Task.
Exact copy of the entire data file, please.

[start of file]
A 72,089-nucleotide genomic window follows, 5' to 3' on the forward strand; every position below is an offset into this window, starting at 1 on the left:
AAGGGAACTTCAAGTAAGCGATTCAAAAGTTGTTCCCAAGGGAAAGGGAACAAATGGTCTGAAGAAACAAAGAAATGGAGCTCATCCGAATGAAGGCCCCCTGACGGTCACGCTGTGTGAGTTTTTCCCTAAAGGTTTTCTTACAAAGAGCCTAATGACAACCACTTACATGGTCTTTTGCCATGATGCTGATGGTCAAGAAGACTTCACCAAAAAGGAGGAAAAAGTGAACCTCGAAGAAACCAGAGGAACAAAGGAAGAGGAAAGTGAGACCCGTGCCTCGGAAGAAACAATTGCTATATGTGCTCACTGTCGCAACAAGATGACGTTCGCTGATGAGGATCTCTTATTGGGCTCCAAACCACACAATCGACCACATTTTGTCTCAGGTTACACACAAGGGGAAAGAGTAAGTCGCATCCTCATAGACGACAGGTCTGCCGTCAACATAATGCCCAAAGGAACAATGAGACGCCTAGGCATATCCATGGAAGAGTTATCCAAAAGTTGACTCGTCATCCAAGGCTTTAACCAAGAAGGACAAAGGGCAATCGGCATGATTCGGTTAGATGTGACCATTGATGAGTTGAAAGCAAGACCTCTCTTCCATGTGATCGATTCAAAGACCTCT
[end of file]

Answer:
A 72,089-nucleotide genomic window follows, 5' to 3' on the forward strand; every position below is an offset into this window, starting at 1 on the left:
AAGGGAACTTCAAGTAAGCGATTCAAAAGTTGTTCCCAAGGGAAAGGGAACAAATGGTCTGAAGAAACAAAGAAATGGAGCTCATCCGAATGAAGGCCCCCTGACGGTCACGCTGTGTGAGTTTTTCCCTAAAGGTTTTCTTACAAAGAGCCTAATGACAACCACTTACATGGTCTTTTGCCATGATGCTGATGGTCAAGAAGACTTCACCAAAAAGGAGGAAAAAGTGAACCTCGAAGAAACCAGAGGAACAAAGGAAGAGGAAAGTGAGACCCGTGCCTCGGAAGAAACAATTGCTATATGTGCTCACTGTCGCAACAAGATGACGTTCGCTGATGAGGATCTCTTATTGGGCTCCAAACCACACAATCGACCACATTTTGTCTCAGGTTACACACAAGGGGAAAGAGTAAGTCGCATCCTCATAGACGACAGGTCTGCCGTCAACATAATGCCCAAAGGAACAATGAGACGCCTAGGCATATCCATGGAAGAGTTATCCAAAAGTTGACTCGTCATCCAAGGCTTTAACCAAGAAGGACAAAGGGCAATCGGCATGATTCGGTTAGATGTGACCATTGATGAGTTGAAAGCAAGACCTCTCTTCCATGTGATCGATTCAAAGACCTCT